Prostate cancer is the second most common cancer in men worldwide, with a wide spectrum of biologic behavior ranging from indolent low-risk disease to highly aggressive castration-resistant prostate cancer. Conventional imaging with computed tomography, magnetic resonance imaging, and bone scintigraphy is limited for the detection of nodal disease and distant bone metastases. In addition, advances in the available therapeutic options, both localized and systemic, drive the requirement for precise diagnostic and prognostic tools to refine the individual therapeutic approach at various times in the management of patients with prostate cancer. Positron emission tomography (PET) has a rapidly evolving role in the assessment of prostate cancer, particularly in the scenario of biochemical relapse. Fluorine 18 ((18)F) fluorodeoxyglucose, the most widely available PET tracer, has limitations, particularly in indolent prostate cancer. In the past decade, several PET tracers with specific molecular targets have reached the clinical domain. These tracers include (18)F-sodium fluoride, which is a bone-specific biomarker of osteoblastic activity; (18)F-choline and carbon 11-choline, which are directed at cell membrane metabolism; gallium 68-prostate-specific membrane antigen ligands; and, more recently, an amino acid analog, (18)F-fluciclovine (anti-1-amino-3-(18)F-fluorocyclobutane-1-carboxylic acid; also known as FACBC), which is also directed at cell membrane turnover. The mechanisms of actions of the clinically available PET tracers are reviewed, as well as their role in the imaging of prostate cancer with reference to relevant guidelines and the technical and imaging pearls and pitfalls of these tracers. (©)RSNA, 2017.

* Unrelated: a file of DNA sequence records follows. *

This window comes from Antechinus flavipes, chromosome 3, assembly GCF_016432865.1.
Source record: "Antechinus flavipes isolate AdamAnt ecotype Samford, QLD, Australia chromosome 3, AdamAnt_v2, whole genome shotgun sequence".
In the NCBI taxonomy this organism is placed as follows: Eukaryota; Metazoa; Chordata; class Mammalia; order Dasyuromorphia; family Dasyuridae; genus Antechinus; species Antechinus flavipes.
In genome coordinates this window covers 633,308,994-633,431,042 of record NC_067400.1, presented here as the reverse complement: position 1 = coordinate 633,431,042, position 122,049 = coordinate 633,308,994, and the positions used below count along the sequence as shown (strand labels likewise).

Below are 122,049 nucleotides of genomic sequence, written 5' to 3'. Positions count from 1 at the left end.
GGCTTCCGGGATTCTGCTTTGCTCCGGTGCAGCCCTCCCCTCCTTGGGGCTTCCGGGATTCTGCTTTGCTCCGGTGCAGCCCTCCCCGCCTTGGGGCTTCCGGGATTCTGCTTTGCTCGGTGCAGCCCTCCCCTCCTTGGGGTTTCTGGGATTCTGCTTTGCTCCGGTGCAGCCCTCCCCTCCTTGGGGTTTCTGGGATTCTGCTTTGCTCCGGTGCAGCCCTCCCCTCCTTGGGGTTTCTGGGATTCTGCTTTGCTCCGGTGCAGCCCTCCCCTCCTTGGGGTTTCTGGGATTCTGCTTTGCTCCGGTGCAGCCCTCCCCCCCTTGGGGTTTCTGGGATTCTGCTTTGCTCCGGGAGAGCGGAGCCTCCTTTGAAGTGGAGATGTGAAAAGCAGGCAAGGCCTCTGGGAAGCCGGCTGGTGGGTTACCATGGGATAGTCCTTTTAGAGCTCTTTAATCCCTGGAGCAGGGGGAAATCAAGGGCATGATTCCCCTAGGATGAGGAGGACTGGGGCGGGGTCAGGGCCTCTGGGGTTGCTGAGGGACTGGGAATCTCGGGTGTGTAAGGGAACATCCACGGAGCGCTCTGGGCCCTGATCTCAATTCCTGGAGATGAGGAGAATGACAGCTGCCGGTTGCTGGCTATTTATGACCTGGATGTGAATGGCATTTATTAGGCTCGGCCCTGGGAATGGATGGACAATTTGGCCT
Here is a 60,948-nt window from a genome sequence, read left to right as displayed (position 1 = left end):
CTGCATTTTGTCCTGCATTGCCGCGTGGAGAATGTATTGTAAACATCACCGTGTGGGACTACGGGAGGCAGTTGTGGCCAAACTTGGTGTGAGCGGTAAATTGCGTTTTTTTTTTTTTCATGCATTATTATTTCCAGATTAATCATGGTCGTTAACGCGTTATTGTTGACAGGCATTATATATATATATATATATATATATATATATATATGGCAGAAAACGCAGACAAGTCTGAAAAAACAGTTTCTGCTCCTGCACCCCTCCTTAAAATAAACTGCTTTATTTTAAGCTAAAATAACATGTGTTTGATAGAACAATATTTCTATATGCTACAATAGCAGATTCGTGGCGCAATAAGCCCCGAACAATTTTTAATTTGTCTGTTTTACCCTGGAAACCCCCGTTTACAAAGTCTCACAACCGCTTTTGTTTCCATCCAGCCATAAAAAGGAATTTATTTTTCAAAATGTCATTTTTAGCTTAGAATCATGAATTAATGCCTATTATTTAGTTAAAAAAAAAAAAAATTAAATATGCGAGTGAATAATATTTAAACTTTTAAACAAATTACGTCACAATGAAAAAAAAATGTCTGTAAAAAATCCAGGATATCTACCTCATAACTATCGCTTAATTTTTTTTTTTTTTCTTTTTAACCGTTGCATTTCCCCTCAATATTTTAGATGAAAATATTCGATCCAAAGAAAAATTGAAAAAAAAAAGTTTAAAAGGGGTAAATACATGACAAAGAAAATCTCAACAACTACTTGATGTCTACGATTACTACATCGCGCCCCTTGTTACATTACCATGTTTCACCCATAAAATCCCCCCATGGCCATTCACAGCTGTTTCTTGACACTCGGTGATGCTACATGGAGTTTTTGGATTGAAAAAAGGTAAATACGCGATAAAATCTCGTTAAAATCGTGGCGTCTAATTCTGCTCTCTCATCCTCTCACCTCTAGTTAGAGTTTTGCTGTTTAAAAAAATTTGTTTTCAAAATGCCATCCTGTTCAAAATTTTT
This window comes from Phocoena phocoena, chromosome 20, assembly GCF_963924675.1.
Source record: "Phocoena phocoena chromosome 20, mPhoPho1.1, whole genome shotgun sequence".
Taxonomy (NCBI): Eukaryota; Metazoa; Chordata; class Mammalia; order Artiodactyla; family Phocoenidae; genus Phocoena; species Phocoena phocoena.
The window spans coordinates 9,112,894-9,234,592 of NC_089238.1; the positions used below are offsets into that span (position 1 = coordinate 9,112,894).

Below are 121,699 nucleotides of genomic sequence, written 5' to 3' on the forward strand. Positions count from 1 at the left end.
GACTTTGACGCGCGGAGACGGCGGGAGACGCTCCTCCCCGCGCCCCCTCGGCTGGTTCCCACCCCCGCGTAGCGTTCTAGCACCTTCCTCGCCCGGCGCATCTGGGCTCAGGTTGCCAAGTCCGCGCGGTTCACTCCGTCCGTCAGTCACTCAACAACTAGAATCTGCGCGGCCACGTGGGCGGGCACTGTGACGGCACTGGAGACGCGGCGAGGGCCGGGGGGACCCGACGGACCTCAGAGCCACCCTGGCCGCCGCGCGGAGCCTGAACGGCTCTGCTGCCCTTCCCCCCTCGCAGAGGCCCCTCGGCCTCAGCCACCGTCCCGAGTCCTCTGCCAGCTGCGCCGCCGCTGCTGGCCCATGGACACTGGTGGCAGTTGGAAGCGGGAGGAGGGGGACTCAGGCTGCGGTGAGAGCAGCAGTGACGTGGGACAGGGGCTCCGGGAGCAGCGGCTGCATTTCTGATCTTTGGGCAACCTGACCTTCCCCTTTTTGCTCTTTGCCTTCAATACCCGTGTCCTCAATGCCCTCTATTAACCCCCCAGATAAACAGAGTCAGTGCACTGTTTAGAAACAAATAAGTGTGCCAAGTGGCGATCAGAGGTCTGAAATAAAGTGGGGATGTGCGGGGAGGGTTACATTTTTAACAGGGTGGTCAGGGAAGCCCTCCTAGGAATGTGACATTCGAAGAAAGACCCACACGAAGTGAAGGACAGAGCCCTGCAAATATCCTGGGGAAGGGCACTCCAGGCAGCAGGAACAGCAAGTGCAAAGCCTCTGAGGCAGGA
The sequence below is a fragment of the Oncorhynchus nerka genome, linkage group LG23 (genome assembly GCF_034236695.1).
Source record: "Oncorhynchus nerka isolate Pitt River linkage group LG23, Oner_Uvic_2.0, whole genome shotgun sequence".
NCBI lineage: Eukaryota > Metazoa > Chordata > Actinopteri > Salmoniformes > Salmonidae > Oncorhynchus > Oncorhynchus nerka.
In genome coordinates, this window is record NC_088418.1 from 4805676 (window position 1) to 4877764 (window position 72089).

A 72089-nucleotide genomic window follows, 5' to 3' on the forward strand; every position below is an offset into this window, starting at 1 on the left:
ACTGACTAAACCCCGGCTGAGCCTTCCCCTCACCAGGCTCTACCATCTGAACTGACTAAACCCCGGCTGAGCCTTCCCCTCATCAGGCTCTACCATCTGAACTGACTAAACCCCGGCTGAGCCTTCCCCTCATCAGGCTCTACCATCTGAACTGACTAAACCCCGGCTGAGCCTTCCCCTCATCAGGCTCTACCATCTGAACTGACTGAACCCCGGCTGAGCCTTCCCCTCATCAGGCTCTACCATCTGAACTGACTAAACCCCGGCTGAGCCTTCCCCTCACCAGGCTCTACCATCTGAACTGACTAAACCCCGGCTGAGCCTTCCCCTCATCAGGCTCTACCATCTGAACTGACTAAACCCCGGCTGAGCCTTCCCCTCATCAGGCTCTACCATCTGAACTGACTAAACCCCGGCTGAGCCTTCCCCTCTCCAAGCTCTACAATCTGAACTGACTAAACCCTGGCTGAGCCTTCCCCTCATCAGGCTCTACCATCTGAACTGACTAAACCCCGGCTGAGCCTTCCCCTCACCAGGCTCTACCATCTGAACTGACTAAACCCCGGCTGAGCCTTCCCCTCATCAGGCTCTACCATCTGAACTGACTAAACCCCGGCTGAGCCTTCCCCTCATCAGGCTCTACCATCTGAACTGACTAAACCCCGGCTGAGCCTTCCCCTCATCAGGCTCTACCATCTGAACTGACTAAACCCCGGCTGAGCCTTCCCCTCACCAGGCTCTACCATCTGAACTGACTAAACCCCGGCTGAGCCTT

Radiographics : a review publication of the Radiological Society of North America, Inc. 2017 Aug 11 [Epub ahead of print]
Kathryn L Wallitt, Sairah R Khan, Suraiya Dubash, Henry H Tam, Sameer Khan, Tara D Barwick
From the Departments of Nuclear Medicine (K.L.W., S.D., H.H.T.) and Radiology (S.R.K., S.K., T.D.B.), Charing Cross Hospital, Imperial College Healthcare NHS Trust, Fulham Palace Road, London W6 8RF, England.